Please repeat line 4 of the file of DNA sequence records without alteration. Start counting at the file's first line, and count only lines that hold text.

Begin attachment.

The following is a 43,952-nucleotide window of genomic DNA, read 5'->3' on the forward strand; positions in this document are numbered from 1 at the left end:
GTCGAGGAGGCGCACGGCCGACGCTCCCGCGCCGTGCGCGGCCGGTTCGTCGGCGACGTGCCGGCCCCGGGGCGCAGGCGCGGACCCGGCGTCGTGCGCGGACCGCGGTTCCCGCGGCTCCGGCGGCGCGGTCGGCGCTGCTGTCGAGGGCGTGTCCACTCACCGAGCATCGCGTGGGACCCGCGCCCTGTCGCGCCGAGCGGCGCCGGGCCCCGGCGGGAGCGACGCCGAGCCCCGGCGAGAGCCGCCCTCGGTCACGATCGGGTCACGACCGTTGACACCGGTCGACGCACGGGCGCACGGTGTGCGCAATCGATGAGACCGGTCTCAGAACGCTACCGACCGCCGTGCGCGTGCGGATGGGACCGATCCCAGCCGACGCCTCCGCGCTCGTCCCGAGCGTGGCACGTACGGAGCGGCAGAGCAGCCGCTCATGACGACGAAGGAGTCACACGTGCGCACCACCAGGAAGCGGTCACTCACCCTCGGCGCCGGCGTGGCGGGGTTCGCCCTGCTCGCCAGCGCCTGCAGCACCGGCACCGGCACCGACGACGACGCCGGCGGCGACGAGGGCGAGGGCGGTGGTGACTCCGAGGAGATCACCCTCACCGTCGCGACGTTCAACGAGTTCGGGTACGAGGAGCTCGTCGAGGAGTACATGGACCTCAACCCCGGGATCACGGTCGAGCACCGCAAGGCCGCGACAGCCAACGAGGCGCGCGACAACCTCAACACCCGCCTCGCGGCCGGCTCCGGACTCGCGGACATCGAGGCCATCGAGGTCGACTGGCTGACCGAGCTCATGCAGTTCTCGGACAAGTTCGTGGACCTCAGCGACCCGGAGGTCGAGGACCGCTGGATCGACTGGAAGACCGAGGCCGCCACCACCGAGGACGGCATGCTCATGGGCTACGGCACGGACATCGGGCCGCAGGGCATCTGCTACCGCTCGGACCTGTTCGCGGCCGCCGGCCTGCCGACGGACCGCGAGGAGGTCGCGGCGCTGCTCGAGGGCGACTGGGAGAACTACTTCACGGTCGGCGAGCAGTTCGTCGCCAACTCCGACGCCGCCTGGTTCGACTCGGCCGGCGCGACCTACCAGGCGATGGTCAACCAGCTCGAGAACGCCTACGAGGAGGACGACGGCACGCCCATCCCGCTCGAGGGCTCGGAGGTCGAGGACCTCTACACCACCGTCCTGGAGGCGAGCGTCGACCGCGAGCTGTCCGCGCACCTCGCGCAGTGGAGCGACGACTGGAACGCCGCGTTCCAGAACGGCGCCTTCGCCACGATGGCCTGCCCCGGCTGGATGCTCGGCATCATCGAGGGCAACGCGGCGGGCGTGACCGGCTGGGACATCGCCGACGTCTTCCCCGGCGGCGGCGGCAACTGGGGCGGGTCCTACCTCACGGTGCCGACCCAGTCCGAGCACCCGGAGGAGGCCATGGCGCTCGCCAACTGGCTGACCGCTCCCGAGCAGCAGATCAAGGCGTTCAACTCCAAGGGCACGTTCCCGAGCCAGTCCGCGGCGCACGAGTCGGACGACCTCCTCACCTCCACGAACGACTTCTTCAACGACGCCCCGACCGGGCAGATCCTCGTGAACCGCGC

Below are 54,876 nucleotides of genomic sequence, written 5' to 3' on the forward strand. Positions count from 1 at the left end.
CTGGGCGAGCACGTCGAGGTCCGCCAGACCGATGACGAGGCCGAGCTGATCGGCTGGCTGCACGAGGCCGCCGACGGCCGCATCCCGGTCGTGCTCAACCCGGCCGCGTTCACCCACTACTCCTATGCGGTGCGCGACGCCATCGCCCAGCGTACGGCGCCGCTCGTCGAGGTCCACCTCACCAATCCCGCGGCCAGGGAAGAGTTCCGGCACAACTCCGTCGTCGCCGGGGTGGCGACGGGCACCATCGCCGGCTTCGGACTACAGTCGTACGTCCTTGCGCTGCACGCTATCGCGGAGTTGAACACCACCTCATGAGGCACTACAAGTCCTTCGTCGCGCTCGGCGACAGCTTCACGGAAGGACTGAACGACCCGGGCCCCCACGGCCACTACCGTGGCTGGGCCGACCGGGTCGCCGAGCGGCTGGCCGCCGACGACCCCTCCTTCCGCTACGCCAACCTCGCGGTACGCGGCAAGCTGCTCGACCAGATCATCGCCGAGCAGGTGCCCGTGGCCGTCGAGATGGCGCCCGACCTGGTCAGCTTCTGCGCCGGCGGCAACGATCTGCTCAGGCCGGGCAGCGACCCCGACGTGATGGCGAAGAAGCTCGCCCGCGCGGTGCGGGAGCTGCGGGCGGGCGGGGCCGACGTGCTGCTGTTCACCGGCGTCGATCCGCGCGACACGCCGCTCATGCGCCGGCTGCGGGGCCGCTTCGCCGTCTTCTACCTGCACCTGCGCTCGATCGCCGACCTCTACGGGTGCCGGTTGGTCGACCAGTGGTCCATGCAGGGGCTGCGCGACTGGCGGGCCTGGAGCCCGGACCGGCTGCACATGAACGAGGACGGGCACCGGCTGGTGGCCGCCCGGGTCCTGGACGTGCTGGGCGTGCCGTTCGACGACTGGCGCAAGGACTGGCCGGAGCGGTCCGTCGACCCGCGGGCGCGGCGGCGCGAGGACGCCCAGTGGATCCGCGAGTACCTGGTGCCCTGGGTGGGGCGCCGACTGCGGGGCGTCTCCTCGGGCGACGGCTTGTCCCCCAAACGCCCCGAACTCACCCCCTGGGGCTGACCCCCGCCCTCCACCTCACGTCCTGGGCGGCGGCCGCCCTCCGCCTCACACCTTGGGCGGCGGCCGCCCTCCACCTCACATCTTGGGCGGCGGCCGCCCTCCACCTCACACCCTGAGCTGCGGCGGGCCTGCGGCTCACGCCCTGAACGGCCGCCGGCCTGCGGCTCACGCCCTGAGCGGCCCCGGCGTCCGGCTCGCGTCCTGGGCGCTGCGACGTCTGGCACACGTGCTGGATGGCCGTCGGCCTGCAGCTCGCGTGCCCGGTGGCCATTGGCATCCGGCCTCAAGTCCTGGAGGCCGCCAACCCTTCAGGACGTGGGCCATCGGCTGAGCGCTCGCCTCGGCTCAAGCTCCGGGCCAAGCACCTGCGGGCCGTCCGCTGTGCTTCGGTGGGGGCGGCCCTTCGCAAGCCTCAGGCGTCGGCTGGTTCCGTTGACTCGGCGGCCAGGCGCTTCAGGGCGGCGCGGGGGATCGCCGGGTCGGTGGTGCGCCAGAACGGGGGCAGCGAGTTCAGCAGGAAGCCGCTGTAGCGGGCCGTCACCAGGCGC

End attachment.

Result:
CTGGGCGAGCACGTCGAGGTCCGCCAGACCGATGACGAGGCCGAGCTGATCGGCTGGCTGCACGAGGCCGCCGACGGCCGCATCCCGGTCGTGCTCAACCCGGCCGCGTTCACCCACTACTCCTATGCGGTGCGCGACGCCATCGCCCAGCGTACGGCGCCGCTCGTCGAGGTCCACCTCACCAATCCCGCGGCCAGGGAAGAGTTCCGGCACAACTCCGTCGTCGCCGGGGTGGCGACGGGCACCATCGCCGGCTTCGGACTACAGTCGTACGTCCTTGCGCTGCACGCTATCGCGGAGTTGAACACCACCTCATGAGGCACTACAAGTCCTTCGTCGCGCTCGGCGACAGCTTCACGGAAGGACTGAACGACCCGGGCCCCCACGGCCACTACCGTGGCTGGGCCGACCGGGTCGCCGAGCGGCTGGCCGCCGACGACCCCTCCTTCCGCTACGCCAACCTCGCGGTACGCGGCAAGCTGCTCGACCAGATCATCGCCGAGCAGGTGCCCGTGGCCGTCGAGATGGCGCCCGACCTGGTCAGCTTCTGCGCCGGCGGCAACGATCTGCTCAGGCCGGGCAGCGACCCCGACGTGATGGCGAAGAAGCTCGCCCGCGCGGTGCGGGAGCTGCGGGCGGGCGGGGCCGACGTGCTGCTGTTCACCGGCGTCGATCCGCGCGACACGCCGCTCATGCGCCGGCTGCGGGGCCGCTTCGCCGTCTTCTACCTGCACCTGCGCTCGATCGCCGACCTCTACGGGTGCCGGTTGGTCGACCAGTGGTCCATGCAGGGGCTGCGCGACTGGCGGGCCTGGAGCCCGGACCGGCTGCACATGAACGAGGACGGGCACCGGCTGGTGGCCGCCCGGGTCCTGGACGTGCTGGGCGTGCCGTTCGACGACTGGCGCAAGGACTGGCCGGAGCGGTCCGTCGACCCGCGGGCGCGGCGGCGCGAGGACGCCCAGTGGATCCGCGAGTACCTGGTGCCCTGGGTGGGGCGCCGACTGCGGGGCGTCTCCTCGGGCGACGGCTTGTCCCCCAAACGCCCCGAACTCACCCCCTGGGGCTGACCCCCGCCCTCCACCTCACGTCCTGGGCGGCGGCCGCCCTCCGCCTCACACCTTGGGCGGCGGCCGCCCTCCACCTCACATCTTGGGCGGCGGCCGCCCTCCACCTCACACCCTGAGCTGCGGCGGGCCTGCGGCTCACGCCCTGAACGGCCGCCGGCCTGCGGCTCACGCCCTGAGCGGCCCCGGCGTCCGGCTCGCGTCCTGGGCGCTGCGACGTCTGGCACACGTGCTGGATGGCCGTCGGCCTGCAGCTCGCGTGCCCGGTGGCCATTGGCATCCGGCCTCAAGTCCTGGAGGCCGCCAACCCTTCAGGACGTGGGCCATCGGCTGAGCGCTCGCCTCGGCTCAAGCTCCGGGCCAAGCACCTGCGGGCCGTCCGCTGTGCTTCGGTGGGGGCGGCCCTTCGCAAGCCTCAGGCGTCGGCTGGTTCCGTTGACTCGGCGGCCAGGCGCTTCAGGGCGGCGCGGGGGATCGCCGGGTCGGTGGTGCGCCAGAACGGGGGCAGCGAGTTCAGCAGGAAGCCGCTGTAGCGGGCCGTCACCAGGCGC